The scope of problems presented to analysts in the food and agriculture sector involves a wide range of sample types including but not limited to, identifying unknown materials found as contaminants in foods, analysing food materials themselves, through to studies involving plant based materials. Each analysis poses its own set of problems relating to; sample preparation for analysis by the electron microscope, determining appropriate analysis conditions, and understanding what information is required to answer the questions being posed by the sample.
For the identification substances found as contaminants in foods, X-ray ED spectrometry is a routine but never the less powerful tool. The ability to identify the elements in an unknown material and also determine their proportions, ultimately leads to identifying the substance forming the contamination and hopefully eliminating the source of the contamination.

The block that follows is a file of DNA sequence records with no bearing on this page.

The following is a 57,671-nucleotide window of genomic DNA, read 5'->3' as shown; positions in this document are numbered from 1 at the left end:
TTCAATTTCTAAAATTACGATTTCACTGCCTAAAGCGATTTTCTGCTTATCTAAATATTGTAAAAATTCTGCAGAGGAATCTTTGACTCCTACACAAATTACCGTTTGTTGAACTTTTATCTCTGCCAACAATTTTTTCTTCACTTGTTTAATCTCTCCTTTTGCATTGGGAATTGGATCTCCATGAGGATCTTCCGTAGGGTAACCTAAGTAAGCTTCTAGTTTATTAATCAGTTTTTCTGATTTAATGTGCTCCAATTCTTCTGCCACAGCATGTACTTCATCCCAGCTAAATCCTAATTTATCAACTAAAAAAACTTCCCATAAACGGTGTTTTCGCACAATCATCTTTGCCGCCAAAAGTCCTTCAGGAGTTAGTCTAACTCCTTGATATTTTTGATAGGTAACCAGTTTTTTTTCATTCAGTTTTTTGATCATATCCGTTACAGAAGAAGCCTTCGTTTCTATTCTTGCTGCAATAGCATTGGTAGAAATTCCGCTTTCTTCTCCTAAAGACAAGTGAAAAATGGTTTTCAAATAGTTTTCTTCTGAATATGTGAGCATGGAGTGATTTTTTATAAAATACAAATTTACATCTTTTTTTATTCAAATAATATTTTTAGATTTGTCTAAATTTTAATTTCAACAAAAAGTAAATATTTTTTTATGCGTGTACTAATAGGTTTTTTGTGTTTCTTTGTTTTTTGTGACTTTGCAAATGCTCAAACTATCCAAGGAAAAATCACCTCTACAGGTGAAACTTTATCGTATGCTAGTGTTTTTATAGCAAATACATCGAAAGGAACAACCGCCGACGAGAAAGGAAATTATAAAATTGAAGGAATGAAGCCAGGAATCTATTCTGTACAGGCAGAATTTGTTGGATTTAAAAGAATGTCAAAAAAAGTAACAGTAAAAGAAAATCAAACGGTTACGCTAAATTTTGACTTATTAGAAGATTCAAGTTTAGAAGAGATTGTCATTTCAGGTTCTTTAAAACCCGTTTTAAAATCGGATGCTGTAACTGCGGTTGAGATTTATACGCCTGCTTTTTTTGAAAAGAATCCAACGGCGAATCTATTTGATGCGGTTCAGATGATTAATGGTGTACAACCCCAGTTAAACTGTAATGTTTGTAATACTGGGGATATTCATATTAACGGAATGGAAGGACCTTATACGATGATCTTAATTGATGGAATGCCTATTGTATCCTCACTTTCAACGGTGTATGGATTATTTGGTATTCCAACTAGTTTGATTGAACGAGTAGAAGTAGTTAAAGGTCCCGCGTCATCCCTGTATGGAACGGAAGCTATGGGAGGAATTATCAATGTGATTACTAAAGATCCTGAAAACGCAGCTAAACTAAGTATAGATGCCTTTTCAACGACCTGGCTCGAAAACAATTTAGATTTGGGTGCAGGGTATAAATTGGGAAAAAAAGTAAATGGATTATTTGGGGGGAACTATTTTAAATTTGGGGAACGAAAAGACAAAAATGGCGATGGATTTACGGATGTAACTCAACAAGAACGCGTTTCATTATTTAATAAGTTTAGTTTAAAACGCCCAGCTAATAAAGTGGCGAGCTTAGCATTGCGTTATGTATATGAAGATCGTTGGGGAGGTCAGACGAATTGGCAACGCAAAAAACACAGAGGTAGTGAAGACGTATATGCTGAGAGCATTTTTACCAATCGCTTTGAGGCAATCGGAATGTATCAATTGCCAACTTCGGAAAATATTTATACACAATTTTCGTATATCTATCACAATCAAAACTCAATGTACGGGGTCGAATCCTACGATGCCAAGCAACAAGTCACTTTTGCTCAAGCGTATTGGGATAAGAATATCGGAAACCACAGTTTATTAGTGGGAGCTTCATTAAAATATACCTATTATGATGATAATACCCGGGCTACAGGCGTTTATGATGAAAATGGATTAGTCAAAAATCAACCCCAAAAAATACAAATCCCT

Considering the analysis of food and plant based samples, quite often their physical make up limits the analysis conditions that can be used without damaging or destroying such samples. As a consequence, only moderate or low X-ray count rates can be generated from these samples, and in the past this has seen as an obstacle for using EDS X-ray spectrometry to provide a practical means of analysis. However, the performance of the current generation of large area EDS X-ray silicon drift detectors significantly increases X-ray signal levels that can be collected from a sample, overcoming this limitation. This now raises the potential for EDS X-ray spectrometry to significantly contribute to the meaningful analysis and characterisation of food and agriculture samples.